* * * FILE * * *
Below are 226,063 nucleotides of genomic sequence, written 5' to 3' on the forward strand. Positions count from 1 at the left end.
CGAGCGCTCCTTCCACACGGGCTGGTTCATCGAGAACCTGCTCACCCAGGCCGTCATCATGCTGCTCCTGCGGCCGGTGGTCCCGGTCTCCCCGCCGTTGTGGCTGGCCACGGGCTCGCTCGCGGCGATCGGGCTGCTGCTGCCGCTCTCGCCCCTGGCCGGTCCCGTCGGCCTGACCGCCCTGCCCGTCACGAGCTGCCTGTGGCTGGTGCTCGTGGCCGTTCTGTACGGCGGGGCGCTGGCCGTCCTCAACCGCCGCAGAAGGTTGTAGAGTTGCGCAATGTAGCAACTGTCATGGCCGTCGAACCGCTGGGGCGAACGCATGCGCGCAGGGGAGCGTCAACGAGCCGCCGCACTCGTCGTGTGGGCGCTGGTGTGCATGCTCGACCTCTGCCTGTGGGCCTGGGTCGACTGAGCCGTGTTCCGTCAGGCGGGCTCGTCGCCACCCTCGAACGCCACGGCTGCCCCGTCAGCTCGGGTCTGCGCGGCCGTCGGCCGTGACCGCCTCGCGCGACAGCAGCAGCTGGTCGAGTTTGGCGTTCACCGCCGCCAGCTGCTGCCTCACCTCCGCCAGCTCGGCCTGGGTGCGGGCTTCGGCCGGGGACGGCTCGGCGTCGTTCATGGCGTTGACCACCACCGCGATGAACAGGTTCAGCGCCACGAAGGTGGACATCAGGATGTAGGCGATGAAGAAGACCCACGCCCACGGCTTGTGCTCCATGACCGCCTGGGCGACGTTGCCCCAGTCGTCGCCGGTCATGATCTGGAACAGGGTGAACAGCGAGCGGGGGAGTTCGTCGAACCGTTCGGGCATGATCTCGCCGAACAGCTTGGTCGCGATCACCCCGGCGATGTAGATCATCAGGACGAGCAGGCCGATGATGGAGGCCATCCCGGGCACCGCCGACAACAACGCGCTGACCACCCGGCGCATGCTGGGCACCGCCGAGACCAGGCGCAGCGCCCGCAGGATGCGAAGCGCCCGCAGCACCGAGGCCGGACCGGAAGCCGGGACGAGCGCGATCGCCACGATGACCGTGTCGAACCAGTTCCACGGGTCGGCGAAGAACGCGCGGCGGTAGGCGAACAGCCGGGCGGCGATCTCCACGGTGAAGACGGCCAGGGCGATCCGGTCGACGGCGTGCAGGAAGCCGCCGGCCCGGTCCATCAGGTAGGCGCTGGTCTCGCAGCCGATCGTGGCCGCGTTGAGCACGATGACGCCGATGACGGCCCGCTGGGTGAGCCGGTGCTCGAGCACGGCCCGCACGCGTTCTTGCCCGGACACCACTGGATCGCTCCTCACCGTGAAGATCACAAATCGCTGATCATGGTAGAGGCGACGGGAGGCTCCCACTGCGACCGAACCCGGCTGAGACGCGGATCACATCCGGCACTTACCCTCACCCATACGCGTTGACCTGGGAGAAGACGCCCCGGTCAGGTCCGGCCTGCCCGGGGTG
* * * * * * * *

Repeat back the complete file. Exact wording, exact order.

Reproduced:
Below are 226,063 nucleotides of genomic sequence, written 5' to 3' on the forward strand. Positions count from 1 at the left end.
CGAGCGCTCCTTCCACACGGGCTGGTTCATCGAGAACCTGCTCACCCAGGCCGTCATCATGCTGCTCCTGCGGCCGGTGGTCCCGGTCTCCCCGCCGTTGTGGCTGGCCACGGGCTCGCTCGCGGCGATCGGGCTGCTGCTGCCGCTCTCGCCCCTGGCCGGTCCCGTCGGCCTGACCGCCCTGCCCGTCACGAGCTGCCTGTGGCTGGTGCTCGTGGCCGTTCTGTACGGCGGGGCGCTGGCCGTCCTCAACCGCCGCAGAAGGTTGTAGAGTTGCGCAATGTAGCAACTGTCATGGCCGTCGAACCGCTGGGGCGAACGCATGCGCGCAGGGGAGCGTCAACGAGCCGCCGCACTCGTCGTGTGGGCGCTGGTGTGCATGCTCGACCTCTGCCTGTGGGCCTGGGTCGACTGAGCCGTGTTCCGTCAGGCGGGCTCGTCGCCACCCTCGAACGCCACGGCTGCCCCGTCAGCTCGGGTCTGCGCGGCCGTCGGCCGTGACCGCCTCGCGCGACAGCAGCAGCTGGTCGAGTTTGGCGTTCACCGCCGCCAGCTGCTGCCTCACCTCCGCCAGCTCGGCCTGGGTGCGGGCTTCGGCCGGGGACGGCTCGGCGTCGTTCATGGCGTTGACCACCACCGCGATGAACAGGTTCAGCGCCACGAAGGTGGACATCAGGATGTAGGCGATGAAGAAGACCCACGCCCACGGCTTGTGCTCCATGACCGCCTGGGCGACGTTGCCCCAGTCGTCGCCGGTCATGATCTGGAACAGGGTGAACAGCGAGCGGGGGAGTTCGTCGAACCGTTCGGGCATGATCTCGCCGAACAGCTTGGTCGCGATCACCCCGGCGATGTAGATCATCAGGACGAGCAGGCCGATGATGGAGGCCATCCCGGGCACCGCCGACAACAACGCGCTGACCACCCGGCGCATGCTGGGCACCGCCGAGACCAGGCGCAGCGCCCGCAGGATGCGAAGCGCCCGCAGCACCGAGGCCGGACCGGAAGCCGGGACGAGCGCGATCGCCACGATGACCGTGTCGAACCAGTTCCACGGGTCGGCGAAGAACGCGCGGCGGTAGGCGAACAGCCGGGCGGCGATCTCCACGGTGAAGACGGCCAGGGCGATCCGGTCGACGGCGTGCAGGAAGCCGCCGGCCCGGTCCATCAGGTAGGCGCTGGTCTCGCAGCCGATCGTGGCCGCGTTGAGCACGATGACGCCGATGACGGCCCGCTGGGTGAGCCGGTGCTCGAGCACGGCCCGCACGCGTTCTTGCCCGGACACCACTGGATCGCTCCTCACCGTGAAGATCACAAATCGCTGATCATGGTAGAGGCGACGGGAGGCTCCCACTGCGACCGAACCCGGCTGAGACGCGGATCACATCCGGCACTTACCCTCACCCATACGCGTTGACCTGGGAGAAGACGCCCCGGTCAGGTCCGGCCTGCCCGGGGTG